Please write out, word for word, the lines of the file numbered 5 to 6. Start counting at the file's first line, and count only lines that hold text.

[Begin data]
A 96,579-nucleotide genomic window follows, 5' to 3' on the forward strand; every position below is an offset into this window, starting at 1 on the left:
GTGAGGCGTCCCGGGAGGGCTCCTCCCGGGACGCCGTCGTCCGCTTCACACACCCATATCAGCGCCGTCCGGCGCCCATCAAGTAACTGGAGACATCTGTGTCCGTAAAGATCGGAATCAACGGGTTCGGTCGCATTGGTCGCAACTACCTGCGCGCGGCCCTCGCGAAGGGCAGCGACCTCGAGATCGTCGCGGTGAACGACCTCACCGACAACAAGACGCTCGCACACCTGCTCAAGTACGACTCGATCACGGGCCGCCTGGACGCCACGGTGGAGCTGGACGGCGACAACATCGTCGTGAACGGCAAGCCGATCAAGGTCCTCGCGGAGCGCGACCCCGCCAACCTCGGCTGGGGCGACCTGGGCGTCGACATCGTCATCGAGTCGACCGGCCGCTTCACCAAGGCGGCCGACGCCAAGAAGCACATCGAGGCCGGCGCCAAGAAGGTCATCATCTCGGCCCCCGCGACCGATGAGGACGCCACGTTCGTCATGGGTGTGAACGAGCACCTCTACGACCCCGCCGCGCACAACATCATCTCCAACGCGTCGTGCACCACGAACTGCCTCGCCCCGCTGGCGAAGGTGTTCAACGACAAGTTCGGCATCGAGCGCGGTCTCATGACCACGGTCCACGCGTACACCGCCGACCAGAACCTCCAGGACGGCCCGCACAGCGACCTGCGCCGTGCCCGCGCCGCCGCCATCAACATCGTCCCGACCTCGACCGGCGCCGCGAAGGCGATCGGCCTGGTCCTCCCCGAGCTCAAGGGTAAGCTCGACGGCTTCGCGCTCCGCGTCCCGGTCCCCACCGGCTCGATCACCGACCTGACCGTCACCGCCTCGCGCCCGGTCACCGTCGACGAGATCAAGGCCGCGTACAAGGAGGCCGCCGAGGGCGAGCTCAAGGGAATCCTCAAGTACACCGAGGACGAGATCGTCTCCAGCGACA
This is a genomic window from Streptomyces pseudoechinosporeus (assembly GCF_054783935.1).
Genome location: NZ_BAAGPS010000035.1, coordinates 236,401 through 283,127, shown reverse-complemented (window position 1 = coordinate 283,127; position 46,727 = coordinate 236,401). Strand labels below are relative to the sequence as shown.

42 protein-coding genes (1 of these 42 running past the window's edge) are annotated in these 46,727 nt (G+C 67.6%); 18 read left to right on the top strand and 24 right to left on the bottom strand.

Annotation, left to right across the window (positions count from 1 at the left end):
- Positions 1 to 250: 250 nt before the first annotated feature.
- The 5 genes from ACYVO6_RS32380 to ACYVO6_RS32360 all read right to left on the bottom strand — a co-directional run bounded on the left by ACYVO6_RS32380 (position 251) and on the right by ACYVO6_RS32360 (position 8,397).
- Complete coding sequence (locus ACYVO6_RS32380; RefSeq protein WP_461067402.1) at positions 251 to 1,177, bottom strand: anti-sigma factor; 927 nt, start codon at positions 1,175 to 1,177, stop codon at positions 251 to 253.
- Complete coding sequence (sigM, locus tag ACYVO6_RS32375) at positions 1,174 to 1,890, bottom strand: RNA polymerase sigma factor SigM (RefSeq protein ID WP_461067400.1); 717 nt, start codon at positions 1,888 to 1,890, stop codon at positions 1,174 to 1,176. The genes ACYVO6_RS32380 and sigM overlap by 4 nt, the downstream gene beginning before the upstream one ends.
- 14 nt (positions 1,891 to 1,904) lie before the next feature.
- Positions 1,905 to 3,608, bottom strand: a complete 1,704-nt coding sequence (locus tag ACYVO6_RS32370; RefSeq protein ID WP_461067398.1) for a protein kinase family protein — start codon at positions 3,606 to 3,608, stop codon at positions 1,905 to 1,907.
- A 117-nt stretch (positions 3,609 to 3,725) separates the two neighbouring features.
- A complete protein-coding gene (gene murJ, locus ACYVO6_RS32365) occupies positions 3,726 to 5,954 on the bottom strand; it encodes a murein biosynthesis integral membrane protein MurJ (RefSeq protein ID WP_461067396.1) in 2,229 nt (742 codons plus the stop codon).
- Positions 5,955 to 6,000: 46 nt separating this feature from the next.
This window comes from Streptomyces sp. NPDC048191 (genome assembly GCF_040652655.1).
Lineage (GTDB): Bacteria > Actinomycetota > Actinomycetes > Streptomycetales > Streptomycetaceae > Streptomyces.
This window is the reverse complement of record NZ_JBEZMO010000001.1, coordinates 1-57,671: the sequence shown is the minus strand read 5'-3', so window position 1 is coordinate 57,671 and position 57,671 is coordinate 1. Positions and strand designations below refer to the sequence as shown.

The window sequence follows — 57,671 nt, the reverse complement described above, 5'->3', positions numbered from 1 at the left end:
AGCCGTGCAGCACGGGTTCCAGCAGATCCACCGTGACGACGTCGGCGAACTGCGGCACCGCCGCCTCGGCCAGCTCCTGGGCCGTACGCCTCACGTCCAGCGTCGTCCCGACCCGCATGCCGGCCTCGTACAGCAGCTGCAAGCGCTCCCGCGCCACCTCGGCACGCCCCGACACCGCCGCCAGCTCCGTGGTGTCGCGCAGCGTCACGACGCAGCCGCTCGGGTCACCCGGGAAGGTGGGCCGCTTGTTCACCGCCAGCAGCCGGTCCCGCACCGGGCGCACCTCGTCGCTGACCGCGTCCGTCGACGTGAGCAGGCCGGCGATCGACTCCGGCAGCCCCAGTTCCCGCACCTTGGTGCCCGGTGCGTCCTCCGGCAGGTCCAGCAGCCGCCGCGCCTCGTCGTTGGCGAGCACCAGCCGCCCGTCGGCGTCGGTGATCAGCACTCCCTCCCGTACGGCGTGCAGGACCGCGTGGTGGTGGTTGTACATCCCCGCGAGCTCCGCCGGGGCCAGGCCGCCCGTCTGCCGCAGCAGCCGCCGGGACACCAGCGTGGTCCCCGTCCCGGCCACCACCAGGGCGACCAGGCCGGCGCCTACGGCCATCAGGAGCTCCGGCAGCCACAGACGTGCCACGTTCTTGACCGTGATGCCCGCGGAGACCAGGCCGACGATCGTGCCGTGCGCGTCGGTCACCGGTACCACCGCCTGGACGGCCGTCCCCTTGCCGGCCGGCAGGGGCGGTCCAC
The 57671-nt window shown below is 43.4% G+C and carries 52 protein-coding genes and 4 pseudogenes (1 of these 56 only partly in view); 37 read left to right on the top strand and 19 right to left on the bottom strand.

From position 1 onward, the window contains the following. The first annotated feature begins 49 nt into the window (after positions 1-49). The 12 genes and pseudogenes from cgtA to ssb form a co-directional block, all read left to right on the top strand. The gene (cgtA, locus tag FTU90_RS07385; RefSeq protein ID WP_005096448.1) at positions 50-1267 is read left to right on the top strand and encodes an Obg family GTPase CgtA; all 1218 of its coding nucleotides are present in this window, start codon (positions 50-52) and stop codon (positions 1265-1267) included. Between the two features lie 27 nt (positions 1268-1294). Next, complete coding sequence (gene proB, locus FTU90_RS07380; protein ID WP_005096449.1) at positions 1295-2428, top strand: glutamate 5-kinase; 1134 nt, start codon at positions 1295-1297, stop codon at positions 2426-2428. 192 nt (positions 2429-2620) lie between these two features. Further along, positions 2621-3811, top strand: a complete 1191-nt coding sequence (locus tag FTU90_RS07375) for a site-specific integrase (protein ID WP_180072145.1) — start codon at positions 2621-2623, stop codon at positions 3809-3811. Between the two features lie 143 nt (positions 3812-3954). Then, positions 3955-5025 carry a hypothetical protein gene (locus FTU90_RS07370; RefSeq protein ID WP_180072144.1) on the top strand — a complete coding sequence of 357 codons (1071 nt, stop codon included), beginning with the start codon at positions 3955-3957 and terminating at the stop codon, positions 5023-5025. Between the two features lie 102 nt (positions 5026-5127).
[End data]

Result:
42 protein-coding genes (1 of these 42 running past the window's edge) are annotated in these 46,727 nt (G+C 67.6%); 18 read left to right on the top strand and 24 right to left on the bottom strand.

Annotation, left to right across the window (positions count from 1 at the left end):